She had a newfound sense of freedom, but a big part of the problem was that she still couldn’t admit she was an alcoholic. Even though she had enough awareness to seek help, she wasn’t doing the work and being honest with herself.
“In Arizona, I sort of led them to believe I was there for trauma, which is what I thought,” she admits. Because of this, she wasn’t addressing her issues the way she should have been yet, so she never truly entered recovery.
Another part of the problem was that something just felt off.
As Sara continued to drink and go to treatment, she thought that if she was still struggling after weeks in the program, it probably wasn’t working the way it should. “I was back in the races, right where I was before,” she sighs. “Probably not as bad, but pretty bad.”
Except this time, she felt like she was putting herself and others in more danger.
Back on the East Coast, she could walk everywhere or take the subway to get around, but that wasn’t an option in the middle of the desert. After she’d gotten behind the wheel of a car, she realized it was time to check back into treatment.
However, Arizona no longer felt like a good fit. “I was going to put myself back into residential there, but it just wasn’t right for me anymore.”
She needed something different.
Coming to Terms with Her Drinking
After relapsing in Arizona, Sara was looking for something new.
She didn’t quite know where to start, but she still knew what kind of experience she wanted. “I Googled ‘luxury rehabs in Southern California,’ and Avalon came up,” she laughs.
She thought the website looked nice, liked the programs they offered and was thrilled about the location, but this time she recruited her sister to help her decide. “Before my assessment, she’s the one that did the fact-checking, in terms of if it would be a good fit,” she says.
After that, things moved quickly. “I talked on the phone with David, the Admissions Specialist, and within 3 days, I was on a plane out of Arizona and into LAX.”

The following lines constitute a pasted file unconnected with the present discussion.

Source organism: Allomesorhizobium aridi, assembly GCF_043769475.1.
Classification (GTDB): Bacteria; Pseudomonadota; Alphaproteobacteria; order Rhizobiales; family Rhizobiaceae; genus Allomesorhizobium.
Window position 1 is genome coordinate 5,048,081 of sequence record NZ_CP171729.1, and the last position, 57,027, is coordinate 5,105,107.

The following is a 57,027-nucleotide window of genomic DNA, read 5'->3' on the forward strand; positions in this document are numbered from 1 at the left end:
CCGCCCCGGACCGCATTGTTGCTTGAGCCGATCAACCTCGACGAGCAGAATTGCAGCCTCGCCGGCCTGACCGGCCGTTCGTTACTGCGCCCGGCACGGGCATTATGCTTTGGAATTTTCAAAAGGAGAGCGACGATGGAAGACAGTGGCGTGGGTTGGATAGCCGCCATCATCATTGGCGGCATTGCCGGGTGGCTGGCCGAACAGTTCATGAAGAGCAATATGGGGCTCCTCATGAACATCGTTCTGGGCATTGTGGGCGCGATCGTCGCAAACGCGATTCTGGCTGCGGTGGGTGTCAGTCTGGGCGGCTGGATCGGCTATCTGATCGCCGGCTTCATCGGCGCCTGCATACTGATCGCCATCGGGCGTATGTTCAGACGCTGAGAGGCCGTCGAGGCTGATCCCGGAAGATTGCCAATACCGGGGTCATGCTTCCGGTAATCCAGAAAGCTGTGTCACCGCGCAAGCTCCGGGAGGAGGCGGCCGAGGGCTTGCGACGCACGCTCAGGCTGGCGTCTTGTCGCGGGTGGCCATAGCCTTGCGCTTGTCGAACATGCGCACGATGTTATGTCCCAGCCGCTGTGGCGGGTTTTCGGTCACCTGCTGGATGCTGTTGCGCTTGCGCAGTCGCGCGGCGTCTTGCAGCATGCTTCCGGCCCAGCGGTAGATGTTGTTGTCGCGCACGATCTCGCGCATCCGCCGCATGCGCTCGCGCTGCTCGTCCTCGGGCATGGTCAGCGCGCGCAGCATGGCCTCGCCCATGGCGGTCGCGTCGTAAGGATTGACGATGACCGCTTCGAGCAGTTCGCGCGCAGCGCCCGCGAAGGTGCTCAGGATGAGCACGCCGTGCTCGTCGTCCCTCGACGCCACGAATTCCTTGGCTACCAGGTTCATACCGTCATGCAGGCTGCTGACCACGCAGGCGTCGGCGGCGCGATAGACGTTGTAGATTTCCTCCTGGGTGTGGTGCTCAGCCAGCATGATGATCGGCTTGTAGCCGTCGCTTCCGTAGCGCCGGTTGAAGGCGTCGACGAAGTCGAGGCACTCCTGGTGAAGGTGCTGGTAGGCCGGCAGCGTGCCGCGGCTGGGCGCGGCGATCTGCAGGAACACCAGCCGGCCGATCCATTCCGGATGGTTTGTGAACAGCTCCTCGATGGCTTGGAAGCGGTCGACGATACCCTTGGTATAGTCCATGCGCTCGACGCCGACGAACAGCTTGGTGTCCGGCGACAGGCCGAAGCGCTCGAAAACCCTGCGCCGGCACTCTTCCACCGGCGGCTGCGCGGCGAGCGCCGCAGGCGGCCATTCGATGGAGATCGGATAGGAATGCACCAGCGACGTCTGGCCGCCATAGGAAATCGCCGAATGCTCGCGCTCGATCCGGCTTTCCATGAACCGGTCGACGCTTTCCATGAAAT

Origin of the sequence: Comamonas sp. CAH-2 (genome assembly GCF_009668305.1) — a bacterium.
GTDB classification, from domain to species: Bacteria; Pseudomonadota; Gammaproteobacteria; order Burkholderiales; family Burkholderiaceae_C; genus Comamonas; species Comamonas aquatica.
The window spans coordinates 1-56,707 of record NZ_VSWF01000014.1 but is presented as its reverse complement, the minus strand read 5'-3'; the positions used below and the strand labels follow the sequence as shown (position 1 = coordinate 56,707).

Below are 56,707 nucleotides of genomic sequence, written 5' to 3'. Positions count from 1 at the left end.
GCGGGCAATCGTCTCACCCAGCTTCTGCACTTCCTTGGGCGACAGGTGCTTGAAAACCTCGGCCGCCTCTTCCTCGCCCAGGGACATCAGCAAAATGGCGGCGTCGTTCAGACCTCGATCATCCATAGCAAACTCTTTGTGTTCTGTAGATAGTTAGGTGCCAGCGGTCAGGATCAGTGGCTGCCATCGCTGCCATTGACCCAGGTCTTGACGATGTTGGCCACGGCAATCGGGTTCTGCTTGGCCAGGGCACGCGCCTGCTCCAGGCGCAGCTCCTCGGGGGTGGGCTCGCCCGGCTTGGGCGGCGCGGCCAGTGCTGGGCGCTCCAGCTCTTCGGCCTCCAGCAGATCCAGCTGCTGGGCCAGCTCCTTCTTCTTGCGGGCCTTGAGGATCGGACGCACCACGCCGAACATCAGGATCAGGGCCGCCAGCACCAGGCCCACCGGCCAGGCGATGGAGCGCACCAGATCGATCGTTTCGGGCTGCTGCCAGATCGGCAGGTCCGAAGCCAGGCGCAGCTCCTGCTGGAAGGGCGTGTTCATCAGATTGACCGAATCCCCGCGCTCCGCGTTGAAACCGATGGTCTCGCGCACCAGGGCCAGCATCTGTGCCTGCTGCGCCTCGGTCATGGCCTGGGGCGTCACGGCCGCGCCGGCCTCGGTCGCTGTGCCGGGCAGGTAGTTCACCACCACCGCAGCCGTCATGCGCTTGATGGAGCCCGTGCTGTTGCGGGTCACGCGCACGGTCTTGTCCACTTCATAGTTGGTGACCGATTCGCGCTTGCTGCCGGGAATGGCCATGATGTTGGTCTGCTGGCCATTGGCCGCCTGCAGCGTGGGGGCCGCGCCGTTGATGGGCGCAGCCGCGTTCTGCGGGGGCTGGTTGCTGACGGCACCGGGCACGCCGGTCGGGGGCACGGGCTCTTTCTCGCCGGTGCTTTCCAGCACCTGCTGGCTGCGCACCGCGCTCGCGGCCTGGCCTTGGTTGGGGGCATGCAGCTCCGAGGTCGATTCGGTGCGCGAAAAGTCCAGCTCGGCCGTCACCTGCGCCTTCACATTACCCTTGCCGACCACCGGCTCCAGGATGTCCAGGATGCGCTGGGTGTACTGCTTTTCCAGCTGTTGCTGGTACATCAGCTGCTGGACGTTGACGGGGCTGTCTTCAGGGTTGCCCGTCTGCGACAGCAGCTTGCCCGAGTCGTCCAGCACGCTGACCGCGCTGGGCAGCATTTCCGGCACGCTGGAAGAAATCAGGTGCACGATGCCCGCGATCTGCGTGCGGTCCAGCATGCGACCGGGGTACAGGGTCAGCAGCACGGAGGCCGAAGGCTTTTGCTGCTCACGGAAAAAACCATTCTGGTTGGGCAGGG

Even though Avalon would turn out to be exactly what Sara needed, it didn’t necessarily start out that way. Just like before, she wasn’t admitting yet that she was addicted to alcohol, at least not at first. “I wasn’t in any form of recovery when I came to Avalon,” she says. “And you’d think I would be after one treatment center. At least, I thought I’d be.”
Instead of trauma, this time she claimed she was in treatment for anxiety. That her drinking was a problem, but it was under control now. “I was still lying to myself. Because I was a full-blown alcoholic at that point in time. Well, I’ll always be a full-blown alcoholic, really.”
Since Sara was drinking heavily again and bluntly told David that she might not arrive sober, Avalon offered to send someone to fly with her.
“Again, honest to a fault,” she quips.
She declined, but was determined to prove that she could do it. “I ended up getting to Avalon sober. It was the first time that I did not have a drink on a plane. And I still wasn’t admitting I was an alcoholic,” she recalls. “If anything, that made it easier for me to say I wasn’t.”
Eventually, she would come to terms with her addiction, but it would take another flight across the country, a personal tragedy and being reunited with her dogs for it to finally click.
“After that, the true magic happened,” she says.